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Sedgwick to acquire SRS from the Hartford

In an announcement a few minutes ago, Third Party Administrator (TPA) Sedgwick announced it will be buying SRS from the Hartford for $278 million in cash, with the deal scheduled to close early next year.
That’s a nice multiple over 2009 revenues of $230 million, and sources indicate this will be a clean deal, with the Hartford cutting ties completely post-closing.
SRS, like many TPAs, was hit hard by the soft market then slammed again by the recession, events that reduced market demand for TPA services while reducing claims volumes for those self-insured employers that remained. TPAs typically get paid based on claim volume, so this double hit has been tough for the entire industry.
Including private-equity-owned Sedgwick, which has some pretty lofty top line growth goals. The company has been working hard to increase revenues both organically (quoting very competitive prices for administrative services) and via acquisition (most recently of Factual Photo).
The release had this statement from Sedgwick CEO Dave North – “Sedgwick CMS and SRS share remarkably similar philosophies on issues of quality and accountability for client results. We look forward to bringing these two exceptional organizations together for the benefit of our customers, industry partners and company colleagues.”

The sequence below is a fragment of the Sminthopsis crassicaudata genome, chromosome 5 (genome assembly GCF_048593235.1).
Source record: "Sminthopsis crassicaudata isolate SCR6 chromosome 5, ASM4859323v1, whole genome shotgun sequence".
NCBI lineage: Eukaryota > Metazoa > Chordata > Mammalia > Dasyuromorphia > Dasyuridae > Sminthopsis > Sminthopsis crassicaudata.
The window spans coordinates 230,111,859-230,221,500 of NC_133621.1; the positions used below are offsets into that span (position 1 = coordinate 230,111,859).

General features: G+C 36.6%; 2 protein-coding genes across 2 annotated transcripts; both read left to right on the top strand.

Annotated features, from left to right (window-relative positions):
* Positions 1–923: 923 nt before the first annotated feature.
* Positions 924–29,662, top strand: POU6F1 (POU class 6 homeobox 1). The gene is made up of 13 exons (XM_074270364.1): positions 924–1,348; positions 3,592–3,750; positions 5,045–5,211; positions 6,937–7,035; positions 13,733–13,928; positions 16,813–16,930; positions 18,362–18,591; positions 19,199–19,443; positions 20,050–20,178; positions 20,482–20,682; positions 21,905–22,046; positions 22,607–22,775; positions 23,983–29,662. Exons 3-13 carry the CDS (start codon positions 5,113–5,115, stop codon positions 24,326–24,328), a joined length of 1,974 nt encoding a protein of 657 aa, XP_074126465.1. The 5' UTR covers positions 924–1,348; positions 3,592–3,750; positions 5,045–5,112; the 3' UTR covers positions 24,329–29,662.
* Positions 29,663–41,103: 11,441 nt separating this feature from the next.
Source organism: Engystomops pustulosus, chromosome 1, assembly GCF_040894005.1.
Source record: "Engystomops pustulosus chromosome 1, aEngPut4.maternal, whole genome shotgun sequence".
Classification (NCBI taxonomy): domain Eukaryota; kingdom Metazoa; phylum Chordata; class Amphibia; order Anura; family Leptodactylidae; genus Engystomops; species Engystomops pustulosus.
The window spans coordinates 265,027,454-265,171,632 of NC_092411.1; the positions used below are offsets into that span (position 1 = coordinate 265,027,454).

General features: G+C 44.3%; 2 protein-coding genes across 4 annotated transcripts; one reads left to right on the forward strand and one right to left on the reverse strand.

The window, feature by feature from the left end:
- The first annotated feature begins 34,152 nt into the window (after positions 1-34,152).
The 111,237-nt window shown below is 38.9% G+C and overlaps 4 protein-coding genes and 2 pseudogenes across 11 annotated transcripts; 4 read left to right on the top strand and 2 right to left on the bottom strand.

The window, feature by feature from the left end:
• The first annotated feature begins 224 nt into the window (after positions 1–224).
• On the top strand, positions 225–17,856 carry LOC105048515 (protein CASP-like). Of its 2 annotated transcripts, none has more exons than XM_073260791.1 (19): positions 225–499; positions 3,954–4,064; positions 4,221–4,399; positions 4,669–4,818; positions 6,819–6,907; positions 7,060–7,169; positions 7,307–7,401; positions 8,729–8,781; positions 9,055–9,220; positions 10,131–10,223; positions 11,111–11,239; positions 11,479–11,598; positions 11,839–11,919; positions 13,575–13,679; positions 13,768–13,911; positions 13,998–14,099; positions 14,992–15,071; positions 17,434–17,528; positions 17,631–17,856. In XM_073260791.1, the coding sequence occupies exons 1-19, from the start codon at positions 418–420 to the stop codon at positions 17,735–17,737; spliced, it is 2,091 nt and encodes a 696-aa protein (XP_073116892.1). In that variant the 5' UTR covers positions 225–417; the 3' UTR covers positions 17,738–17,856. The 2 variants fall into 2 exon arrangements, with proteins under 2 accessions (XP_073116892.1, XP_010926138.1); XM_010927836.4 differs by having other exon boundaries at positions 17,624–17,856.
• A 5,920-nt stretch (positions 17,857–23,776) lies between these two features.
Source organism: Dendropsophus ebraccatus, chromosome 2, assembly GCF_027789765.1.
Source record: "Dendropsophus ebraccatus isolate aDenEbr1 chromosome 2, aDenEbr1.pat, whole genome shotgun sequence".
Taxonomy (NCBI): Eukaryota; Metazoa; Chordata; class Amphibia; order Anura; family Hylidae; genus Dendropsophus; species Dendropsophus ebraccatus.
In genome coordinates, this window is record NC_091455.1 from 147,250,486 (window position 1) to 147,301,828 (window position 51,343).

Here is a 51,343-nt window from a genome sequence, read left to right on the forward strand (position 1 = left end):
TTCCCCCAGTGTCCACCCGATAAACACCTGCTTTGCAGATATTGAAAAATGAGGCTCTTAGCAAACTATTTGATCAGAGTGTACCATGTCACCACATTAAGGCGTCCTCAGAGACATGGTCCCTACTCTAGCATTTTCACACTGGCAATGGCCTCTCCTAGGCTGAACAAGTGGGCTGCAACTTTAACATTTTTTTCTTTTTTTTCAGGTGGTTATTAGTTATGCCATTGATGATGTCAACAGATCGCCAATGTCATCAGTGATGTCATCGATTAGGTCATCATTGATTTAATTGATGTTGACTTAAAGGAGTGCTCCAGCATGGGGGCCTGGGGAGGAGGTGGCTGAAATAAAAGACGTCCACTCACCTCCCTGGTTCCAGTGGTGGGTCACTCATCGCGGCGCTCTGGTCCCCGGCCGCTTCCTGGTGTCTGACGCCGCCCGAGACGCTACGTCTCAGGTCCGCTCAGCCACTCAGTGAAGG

I’m reasonably familiar with both organizations and don’t see the similarities Mr North does. Or perhaps more accurately I don’t see them as very similar organizations.
Sedgwick has been quite aggressive in pursuing new business and has done so at least in part through aggressive pricing. Their scale may well contribute to that strategy, but there’s a big variable cost component to the TPA business – you have to have so many adjusters to handle so many claims. SRS has been somewhat less successful in acquiring new business over the last few years, choosing to hold the line on company policies and, as much as possible, on pricing
In the Work Comp Analysis Group roundtable at the Vegas Comp Conference, SRS CEO Joe Boures stated that SRS does not take commissions or share in revenue from their managed care vendors in any way, shape, or form. I applauded Joe at the time, and do so again. That’s not to say that vendors sharing revenue or paying commissions or fees to TPAs is inherently unethical or immoral – in fact it’s a way of doing business for many TPAs. This stance may well have contributed to the Hartford’s decision to sell SRS, as the numbers may have been a bit bleak of late.
I don’t know Sedgwick’s policy re vendor commissions or revenue sharing; that’s something current SRS customers may want to discuss with their account execs.

Joe Paduda is the principal of Health Strategy Associates




A national consulting firm specializing in managed care for workers’ compensation, group health and auto, and health care cost containment. We serve insurers, employers and health care providers.



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